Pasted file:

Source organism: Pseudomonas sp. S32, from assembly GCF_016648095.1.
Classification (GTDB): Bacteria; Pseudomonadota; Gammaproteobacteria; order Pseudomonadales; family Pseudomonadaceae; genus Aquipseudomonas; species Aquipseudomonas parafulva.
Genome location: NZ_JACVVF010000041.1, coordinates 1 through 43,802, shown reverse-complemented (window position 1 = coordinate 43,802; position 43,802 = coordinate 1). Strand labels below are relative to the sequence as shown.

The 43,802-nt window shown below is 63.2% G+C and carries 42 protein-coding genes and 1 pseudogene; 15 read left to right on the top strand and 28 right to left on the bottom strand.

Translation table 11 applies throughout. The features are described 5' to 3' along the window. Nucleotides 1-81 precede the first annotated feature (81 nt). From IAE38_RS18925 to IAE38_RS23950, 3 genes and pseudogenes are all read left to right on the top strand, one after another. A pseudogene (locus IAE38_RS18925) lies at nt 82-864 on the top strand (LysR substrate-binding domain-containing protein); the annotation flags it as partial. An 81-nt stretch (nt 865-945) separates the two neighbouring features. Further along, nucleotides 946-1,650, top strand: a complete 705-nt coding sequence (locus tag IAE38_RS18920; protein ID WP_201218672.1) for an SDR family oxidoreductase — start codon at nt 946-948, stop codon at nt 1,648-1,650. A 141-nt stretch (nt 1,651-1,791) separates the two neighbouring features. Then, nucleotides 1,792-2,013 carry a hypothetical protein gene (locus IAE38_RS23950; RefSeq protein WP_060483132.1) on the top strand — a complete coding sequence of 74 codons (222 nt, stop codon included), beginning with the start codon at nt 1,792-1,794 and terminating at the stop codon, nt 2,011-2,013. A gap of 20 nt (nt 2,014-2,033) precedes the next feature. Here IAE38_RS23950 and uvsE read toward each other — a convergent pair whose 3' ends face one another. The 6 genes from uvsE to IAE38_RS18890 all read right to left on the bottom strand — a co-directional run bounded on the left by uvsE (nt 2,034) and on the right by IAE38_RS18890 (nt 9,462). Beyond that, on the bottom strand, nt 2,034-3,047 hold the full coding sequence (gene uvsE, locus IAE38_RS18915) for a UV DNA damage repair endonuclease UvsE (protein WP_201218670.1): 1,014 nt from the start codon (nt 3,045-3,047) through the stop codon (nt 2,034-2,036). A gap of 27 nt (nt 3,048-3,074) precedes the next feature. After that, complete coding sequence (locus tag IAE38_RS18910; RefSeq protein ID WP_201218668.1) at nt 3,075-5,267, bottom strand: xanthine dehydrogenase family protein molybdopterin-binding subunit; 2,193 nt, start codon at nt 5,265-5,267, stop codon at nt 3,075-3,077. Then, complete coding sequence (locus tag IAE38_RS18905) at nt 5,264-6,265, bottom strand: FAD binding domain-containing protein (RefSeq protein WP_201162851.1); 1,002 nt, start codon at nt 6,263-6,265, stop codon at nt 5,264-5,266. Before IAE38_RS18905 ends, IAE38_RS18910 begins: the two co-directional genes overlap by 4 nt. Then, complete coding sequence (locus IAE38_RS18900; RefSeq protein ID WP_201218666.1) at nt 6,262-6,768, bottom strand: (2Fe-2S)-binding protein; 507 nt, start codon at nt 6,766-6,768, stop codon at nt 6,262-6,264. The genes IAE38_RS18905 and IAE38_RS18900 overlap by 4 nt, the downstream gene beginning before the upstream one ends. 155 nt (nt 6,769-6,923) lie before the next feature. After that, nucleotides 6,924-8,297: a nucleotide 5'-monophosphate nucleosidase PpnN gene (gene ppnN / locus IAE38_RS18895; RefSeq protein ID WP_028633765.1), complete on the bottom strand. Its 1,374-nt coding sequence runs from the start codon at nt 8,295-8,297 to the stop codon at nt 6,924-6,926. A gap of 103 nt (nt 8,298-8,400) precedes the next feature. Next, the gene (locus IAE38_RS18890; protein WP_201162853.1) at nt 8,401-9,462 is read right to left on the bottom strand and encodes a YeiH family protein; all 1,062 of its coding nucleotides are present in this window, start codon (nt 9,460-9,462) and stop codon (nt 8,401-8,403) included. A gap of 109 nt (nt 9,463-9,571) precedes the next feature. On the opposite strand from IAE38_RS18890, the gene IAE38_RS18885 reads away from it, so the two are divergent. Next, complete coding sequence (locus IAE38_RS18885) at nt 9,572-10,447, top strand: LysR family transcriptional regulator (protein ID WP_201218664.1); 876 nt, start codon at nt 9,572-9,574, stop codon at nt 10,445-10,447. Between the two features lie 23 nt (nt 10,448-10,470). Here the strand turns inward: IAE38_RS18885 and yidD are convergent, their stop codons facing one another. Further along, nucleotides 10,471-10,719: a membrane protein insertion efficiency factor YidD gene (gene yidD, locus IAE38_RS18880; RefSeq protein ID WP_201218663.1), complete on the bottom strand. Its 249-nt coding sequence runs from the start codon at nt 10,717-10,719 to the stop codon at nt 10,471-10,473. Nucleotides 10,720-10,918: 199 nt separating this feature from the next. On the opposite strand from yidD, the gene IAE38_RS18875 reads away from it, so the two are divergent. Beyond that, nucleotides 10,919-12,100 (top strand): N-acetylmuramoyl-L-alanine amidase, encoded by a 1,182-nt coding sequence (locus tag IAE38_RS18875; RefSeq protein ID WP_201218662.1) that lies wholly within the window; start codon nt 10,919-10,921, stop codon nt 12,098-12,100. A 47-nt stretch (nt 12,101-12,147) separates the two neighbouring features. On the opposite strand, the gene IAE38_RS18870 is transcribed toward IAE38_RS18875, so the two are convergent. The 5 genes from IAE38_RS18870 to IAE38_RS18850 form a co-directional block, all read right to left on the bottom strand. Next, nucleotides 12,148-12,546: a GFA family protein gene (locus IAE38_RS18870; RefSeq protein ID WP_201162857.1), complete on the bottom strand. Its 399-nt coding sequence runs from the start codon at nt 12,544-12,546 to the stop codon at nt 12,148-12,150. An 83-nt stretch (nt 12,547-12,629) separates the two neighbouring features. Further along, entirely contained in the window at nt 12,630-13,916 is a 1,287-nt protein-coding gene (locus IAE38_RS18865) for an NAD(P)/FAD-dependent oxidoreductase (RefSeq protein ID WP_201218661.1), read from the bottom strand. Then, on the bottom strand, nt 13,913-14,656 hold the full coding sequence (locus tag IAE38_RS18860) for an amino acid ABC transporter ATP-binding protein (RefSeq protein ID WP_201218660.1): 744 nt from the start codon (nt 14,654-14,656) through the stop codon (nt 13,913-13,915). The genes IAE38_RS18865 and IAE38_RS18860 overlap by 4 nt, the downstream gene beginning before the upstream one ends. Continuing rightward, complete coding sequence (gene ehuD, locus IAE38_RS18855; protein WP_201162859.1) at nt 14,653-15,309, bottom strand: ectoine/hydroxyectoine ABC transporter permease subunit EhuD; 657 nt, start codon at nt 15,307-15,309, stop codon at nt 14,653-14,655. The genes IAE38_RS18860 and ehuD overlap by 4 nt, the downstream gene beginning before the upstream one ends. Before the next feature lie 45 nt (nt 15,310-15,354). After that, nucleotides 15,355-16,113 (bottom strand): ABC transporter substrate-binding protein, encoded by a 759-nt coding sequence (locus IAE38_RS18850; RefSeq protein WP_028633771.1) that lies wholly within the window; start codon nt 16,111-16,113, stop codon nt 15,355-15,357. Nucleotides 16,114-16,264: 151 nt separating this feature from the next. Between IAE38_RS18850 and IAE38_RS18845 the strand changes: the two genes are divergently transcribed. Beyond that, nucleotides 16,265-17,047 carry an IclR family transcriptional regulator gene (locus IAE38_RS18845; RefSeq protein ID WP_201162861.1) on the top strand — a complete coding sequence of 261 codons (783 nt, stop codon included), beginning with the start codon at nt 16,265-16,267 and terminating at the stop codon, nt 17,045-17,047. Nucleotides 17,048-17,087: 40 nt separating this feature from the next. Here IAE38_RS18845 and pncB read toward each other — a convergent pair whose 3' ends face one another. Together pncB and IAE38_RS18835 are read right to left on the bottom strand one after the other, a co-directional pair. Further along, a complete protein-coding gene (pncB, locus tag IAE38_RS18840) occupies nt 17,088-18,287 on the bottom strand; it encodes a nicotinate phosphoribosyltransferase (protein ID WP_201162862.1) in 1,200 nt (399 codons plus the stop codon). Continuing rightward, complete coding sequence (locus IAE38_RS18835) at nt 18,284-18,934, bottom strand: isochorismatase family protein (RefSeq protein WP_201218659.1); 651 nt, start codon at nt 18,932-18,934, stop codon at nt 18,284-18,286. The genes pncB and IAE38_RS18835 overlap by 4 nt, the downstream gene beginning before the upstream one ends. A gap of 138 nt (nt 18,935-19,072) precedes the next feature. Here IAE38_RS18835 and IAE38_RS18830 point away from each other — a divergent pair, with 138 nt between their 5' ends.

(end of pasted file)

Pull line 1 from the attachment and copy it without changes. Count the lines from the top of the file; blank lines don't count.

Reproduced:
Source organism: Pseudomonas sp. S32, from assembly GCF_016648095.1.